Frequently Asked Questions

What hospital consulting services does CHC offer?

CHC Consulting offers a range of customizable hospital consulting services that help improve patient satisfaction, clinical outcomes and financial performance. CHC Consulting helps hospitals in several key areas: financial improvement, operational improvement, supply chain services (through CHC Supply Trust), hospital turnaround services, regulatory compliance, strategic vision, and LTACH and post acute services (through CHC ContinueCARE). CHC also offers partnering options including hospital management services and hospital ownership models. For a complete list of services and more information, see our Services page.

What is the first step to a hospital consulting engagement?

The first step is a comprehensive operational assessment that includes a thorough review of operations and an actionable plan for improvement. The operational assessment process examines several key areas: strategy, operations, staffing productivity, supply chain, revenue cycle, finance, medical staff, and leadership.

The process detects challenges and opportunities in each area so they can be addressed as part of a step-by-step hospital performance enhancement plan.

What are important metrics for community hospital financial performance?

Five key metrics to monitor include aggregate volume and provider utilization trends; operating ratios, including expenses as a percentage of net operating revenue focusing on labor, supplies, and purchased services; labor costs relative to volumes, including full-time equivalent staffing per adjusted occupied bed targets; patient revenue indicators including bad debt percentage and net to gross percentage by payer class; and liquidity ratios, such as net days in patient accounts receivable and cash collections as a percentage of net revenue minus bad debts. Subpar performance in any of these areas indicates a need for hospital operations improvement. CHC uses proven processes to optimize these metrics and reverse financial and operational declines at community hospitals.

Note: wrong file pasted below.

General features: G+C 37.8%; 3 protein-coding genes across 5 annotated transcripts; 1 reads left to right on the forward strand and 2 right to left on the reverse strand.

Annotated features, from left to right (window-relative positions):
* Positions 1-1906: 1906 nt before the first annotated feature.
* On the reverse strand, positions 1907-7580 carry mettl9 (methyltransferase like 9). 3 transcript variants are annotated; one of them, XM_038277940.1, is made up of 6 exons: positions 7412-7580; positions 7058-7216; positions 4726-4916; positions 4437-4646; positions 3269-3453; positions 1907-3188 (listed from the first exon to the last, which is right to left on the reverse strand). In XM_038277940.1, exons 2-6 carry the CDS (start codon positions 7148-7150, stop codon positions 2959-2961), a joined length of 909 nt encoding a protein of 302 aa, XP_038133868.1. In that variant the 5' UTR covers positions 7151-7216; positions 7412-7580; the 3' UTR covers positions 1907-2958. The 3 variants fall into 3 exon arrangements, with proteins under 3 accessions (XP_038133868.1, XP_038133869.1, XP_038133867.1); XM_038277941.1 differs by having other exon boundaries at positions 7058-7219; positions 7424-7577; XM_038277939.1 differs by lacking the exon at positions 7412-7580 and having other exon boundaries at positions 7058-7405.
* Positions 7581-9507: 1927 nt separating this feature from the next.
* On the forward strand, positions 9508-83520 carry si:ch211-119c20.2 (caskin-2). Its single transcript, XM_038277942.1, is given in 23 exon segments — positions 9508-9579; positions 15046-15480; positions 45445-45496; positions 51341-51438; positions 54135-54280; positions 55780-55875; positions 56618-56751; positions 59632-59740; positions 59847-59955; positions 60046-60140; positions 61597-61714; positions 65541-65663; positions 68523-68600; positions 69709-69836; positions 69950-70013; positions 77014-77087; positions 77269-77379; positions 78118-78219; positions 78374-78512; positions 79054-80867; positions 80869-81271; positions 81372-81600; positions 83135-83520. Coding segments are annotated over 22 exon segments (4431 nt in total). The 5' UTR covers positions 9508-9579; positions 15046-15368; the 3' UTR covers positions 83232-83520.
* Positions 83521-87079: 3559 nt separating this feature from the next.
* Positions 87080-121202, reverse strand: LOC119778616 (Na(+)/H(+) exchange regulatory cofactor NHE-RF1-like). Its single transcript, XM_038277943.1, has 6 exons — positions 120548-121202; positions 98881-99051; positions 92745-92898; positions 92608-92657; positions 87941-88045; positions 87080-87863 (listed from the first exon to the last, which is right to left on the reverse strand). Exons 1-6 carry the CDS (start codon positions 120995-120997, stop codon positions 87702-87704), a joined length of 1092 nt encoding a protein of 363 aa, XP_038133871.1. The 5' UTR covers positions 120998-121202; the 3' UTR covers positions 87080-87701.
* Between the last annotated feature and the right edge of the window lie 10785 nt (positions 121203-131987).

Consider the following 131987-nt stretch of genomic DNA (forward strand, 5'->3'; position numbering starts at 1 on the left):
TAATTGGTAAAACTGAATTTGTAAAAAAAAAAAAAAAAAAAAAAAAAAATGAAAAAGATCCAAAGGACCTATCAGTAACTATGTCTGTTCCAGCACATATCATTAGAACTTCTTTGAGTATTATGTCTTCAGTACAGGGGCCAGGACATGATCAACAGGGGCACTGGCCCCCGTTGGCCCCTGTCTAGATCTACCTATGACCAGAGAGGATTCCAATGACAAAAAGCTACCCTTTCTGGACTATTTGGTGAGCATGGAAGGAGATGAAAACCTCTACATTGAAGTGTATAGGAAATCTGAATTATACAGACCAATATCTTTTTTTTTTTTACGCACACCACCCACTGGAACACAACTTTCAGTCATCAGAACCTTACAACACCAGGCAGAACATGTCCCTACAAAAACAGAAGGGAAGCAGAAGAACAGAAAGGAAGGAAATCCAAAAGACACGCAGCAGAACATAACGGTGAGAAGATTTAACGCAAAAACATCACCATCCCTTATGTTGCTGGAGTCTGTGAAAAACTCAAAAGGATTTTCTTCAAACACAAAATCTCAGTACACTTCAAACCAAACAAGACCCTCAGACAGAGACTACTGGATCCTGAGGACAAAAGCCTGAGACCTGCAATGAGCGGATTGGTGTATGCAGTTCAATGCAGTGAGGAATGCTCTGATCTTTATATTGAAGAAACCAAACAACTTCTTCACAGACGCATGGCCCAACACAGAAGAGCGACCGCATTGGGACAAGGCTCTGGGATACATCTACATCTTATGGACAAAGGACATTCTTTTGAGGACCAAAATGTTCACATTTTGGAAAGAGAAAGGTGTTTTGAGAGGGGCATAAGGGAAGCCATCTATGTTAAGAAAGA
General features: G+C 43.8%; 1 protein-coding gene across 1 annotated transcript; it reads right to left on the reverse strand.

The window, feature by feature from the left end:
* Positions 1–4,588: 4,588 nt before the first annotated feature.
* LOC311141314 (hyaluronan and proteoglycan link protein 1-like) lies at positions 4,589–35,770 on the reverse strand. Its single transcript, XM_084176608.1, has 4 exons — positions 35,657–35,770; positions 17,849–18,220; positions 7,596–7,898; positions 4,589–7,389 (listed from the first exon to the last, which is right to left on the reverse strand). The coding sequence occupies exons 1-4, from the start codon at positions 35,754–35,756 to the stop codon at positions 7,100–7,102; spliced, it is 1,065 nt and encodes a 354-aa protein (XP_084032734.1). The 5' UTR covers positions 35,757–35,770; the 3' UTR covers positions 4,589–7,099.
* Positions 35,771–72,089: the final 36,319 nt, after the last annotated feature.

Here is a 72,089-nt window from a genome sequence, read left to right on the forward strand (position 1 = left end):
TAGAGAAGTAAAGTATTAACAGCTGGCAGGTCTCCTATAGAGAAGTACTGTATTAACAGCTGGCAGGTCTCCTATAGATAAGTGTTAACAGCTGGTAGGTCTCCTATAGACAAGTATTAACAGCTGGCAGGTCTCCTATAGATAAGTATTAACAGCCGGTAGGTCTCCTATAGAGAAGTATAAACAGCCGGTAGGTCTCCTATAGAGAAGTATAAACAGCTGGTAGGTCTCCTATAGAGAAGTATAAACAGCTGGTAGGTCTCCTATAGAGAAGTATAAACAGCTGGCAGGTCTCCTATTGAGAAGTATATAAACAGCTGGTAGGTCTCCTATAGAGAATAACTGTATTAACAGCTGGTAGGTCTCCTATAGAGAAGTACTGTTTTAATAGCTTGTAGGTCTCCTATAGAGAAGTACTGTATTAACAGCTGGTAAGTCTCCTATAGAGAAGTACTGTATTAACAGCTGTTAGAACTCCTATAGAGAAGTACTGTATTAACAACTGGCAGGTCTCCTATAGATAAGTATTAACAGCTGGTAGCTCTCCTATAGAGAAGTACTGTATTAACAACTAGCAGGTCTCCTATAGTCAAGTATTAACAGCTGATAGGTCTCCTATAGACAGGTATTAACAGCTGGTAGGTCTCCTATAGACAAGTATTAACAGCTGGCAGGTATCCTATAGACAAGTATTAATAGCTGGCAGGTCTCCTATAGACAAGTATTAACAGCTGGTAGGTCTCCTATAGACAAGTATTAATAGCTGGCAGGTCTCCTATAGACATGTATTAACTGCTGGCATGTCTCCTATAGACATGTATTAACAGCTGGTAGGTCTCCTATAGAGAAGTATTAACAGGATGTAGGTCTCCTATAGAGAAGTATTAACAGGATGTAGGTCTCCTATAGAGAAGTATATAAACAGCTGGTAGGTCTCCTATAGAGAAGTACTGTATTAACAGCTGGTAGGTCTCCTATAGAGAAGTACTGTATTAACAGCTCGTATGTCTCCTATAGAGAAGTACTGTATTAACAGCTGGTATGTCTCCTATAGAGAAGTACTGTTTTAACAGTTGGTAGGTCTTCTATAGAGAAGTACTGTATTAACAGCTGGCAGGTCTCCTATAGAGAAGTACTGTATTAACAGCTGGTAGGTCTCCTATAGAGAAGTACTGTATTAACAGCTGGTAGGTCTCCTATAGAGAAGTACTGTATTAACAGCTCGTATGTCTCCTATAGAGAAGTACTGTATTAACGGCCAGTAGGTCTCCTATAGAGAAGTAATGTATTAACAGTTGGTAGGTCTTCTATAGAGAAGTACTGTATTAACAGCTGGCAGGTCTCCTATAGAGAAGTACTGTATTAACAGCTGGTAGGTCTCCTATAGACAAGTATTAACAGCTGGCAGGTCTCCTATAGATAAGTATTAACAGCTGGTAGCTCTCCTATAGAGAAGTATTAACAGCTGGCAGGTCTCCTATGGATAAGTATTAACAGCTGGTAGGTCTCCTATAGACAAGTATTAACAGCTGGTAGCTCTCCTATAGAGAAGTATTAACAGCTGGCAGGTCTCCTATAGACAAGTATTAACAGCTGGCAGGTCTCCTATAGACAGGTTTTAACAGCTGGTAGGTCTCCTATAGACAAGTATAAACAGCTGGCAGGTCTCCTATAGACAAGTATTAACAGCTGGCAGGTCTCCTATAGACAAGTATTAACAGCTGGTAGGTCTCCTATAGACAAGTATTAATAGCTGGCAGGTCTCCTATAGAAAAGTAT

What does a community hospital operational assessment involve?

The operational assessment process encompasses the review and assessment of strategy, operations, staffing, supply chain, revenue cycle, finance, medical staff issues and facility leadership. The process begins with an extensive review of data and documents, coupled with one-on-one interviews with hospital board trustees, the management team, department directors, and the medical staff. The operational assessment involves processes that detect challenges, uncover the root cause for those challenges, and identify a plan to make improvements. Regardless of whether a medical facility is in distress or operating well, the assessment and action plan lead to healthcare operations improvement and enhanced performance. 

Why is strategic planning important for community hospitals?